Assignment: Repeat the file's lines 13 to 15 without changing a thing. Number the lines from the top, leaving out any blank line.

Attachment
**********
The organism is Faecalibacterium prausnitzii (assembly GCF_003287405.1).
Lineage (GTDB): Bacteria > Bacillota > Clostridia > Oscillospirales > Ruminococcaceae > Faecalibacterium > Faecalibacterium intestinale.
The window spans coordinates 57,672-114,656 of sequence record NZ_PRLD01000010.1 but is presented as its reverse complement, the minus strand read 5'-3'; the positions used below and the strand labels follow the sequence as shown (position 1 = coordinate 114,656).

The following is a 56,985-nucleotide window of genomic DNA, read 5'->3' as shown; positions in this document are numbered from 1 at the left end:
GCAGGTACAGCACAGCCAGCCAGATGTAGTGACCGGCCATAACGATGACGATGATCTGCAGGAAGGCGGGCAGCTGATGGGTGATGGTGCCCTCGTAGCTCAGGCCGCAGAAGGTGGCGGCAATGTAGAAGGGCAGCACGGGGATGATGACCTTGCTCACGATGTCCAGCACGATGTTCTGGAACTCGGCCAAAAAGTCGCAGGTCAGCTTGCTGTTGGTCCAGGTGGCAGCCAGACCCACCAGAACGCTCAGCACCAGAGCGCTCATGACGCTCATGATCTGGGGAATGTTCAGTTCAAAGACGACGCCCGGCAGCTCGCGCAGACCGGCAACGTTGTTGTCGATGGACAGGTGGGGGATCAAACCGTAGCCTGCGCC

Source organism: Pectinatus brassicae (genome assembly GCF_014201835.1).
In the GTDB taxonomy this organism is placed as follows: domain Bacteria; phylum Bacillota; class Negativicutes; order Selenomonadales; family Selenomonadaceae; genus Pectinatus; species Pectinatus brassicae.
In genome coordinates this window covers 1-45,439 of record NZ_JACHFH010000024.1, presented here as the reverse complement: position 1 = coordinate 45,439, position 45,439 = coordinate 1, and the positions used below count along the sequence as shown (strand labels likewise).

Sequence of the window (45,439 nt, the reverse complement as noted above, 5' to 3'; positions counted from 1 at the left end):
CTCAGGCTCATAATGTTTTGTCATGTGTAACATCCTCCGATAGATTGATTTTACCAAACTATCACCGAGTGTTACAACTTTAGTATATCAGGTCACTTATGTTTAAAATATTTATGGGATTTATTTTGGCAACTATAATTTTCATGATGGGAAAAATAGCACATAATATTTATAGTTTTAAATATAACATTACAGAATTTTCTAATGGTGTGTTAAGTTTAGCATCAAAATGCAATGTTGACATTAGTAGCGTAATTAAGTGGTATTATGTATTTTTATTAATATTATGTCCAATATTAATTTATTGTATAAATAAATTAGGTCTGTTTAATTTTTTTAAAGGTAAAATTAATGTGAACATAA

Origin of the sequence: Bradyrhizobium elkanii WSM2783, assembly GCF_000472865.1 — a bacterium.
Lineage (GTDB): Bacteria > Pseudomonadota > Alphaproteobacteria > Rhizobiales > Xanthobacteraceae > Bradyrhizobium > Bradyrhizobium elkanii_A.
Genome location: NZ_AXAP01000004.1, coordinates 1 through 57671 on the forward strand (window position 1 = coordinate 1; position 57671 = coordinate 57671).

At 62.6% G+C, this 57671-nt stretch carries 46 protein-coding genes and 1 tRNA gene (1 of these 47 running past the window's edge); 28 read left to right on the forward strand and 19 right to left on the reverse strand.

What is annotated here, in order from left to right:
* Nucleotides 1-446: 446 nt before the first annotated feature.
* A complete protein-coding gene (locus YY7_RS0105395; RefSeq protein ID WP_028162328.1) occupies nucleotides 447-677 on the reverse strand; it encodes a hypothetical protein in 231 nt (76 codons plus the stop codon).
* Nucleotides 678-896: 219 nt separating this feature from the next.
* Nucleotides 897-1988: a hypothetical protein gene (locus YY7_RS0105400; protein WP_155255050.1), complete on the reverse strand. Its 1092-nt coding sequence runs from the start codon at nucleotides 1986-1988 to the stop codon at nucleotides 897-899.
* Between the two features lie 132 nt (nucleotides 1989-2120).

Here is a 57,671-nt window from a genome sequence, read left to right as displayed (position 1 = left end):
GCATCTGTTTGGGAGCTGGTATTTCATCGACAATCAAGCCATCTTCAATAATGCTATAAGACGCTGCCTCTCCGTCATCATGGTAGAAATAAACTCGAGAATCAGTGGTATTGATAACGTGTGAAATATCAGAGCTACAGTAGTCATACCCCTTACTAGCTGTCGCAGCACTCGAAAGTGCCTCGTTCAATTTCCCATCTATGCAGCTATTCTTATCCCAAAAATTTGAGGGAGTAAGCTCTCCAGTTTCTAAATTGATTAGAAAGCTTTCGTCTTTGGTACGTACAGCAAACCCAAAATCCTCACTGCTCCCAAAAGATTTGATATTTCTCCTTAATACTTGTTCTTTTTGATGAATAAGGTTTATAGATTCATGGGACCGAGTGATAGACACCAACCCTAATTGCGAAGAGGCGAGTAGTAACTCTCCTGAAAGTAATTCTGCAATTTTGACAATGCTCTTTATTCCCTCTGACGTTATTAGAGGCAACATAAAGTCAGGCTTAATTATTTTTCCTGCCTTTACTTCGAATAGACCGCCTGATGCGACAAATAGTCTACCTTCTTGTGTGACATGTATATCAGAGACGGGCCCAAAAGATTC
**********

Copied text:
Genome location: NZ_AXAP01000004.1, coordinates 1 through 57671 on the forward strand (window position 1 = coordinate 1; position 57671 = coordinate 57671).

At 62.6% G+C, this 57671-nt stretch carries 46 protein-coding genes and 1 tRNA gene (1 of these 47 running past the window's edge); 28 read left to right on the forward strand and 19 right to left on the reverse strand.

What is annotated here, in order from left to right: